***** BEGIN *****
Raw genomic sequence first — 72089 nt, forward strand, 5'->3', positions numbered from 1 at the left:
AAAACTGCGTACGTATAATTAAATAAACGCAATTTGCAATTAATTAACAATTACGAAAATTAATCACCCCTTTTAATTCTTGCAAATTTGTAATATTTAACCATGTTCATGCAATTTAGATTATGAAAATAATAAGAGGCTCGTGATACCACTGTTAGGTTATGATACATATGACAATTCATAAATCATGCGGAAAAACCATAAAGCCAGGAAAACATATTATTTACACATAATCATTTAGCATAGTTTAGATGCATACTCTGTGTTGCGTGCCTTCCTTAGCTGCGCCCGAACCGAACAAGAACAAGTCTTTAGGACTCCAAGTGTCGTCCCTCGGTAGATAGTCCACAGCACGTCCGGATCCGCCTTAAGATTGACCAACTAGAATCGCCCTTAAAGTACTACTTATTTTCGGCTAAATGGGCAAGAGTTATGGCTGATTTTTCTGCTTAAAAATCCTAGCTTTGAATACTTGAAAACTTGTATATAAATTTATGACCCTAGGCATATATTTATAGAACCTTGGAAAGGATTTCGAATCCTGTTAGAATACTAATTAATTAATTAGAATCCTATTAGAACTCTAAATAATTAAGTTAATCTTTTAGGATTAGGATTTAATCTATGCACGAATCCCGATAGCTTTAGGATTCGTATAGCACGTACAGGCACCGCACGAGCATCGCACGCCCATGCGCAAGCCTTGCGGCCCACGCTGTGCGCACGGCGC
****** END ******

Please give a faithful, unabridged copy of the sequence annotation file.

Raw genomic sequence first — 72089 nt, forward strand, 5'->3', positions numbered from 1 at the left:
AAAACTGCGTACGTATAATTAAATAAACGCAATTTGCAATTAATTAACAATTACGAAAATTAATCACCCCTTTTAATTCTTGCAAATTTGTAATATTTAACCATGTTCATGCAATTTAGATTATGAAAATAATAAGAGGCTCGTGATACCACTGTTAGGTTATGATACATATGACAATTCATAAATCATGCGGAAAAACCATAAAGCCAGGAAAACATATTATTTACACATAATCATTTAGCATAGTTTAGATGCATACTCTGTGTTGCGTGCCTTCCTTAGCTGCGCCCGAACCGAACAAGAACAAGTCTTTAGGACTCCAAGTGTCGTCCCTCGGTAGATAGTCCACAGCACGTCCGGATCCGCCTTAAGATTGACCAACTAGAATCGCCCTTAAAGTACTACTTATTTTCGGCTAAATGGGCAAGAGTTATGGCTGATTTTTCTGCTTAAAAATCCTAGCTTTGAATACTTGAAAACTTGTATATAAATTTATGACCCTAGGCATATATTTATAGAACCTTGGAAAGGATTTCGAATCCTGTTAGAATACTAATTAATTAATTAGAATCCTATTAGAACTCTAAATAATTAAGTTAATCTTTTAGGATTAGGATTTAATCTATGCACGAATCCCGATAGCTTTAGGATTCGTATAGCACGTACAGGCACCGCACGAGCATCGCACGCCCATGCGCAAGCCTTGCGGCCCACGCTGTGCGCACGGCGC